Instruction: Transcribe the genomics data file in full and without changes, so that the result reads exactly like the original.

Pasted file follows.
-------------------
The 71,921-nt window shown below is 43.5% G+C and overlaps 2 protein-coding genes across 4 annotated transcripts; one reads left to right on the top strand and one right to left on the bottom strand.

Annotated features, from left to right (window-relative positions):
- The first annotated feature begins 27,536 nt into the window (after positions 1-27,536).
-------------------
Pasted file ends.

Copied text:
The 71,921-nt window shown below is 43.5% G+C and overlaps 2 protein-coding genes across 4 annotated transcripts; one reads left to right on the top strand and one right to left on the bottom strand.

Annotated features, from left to right (window-relative positions):
- The first annotated feature begins 27,536 nt into the window (after positions 1-27,536).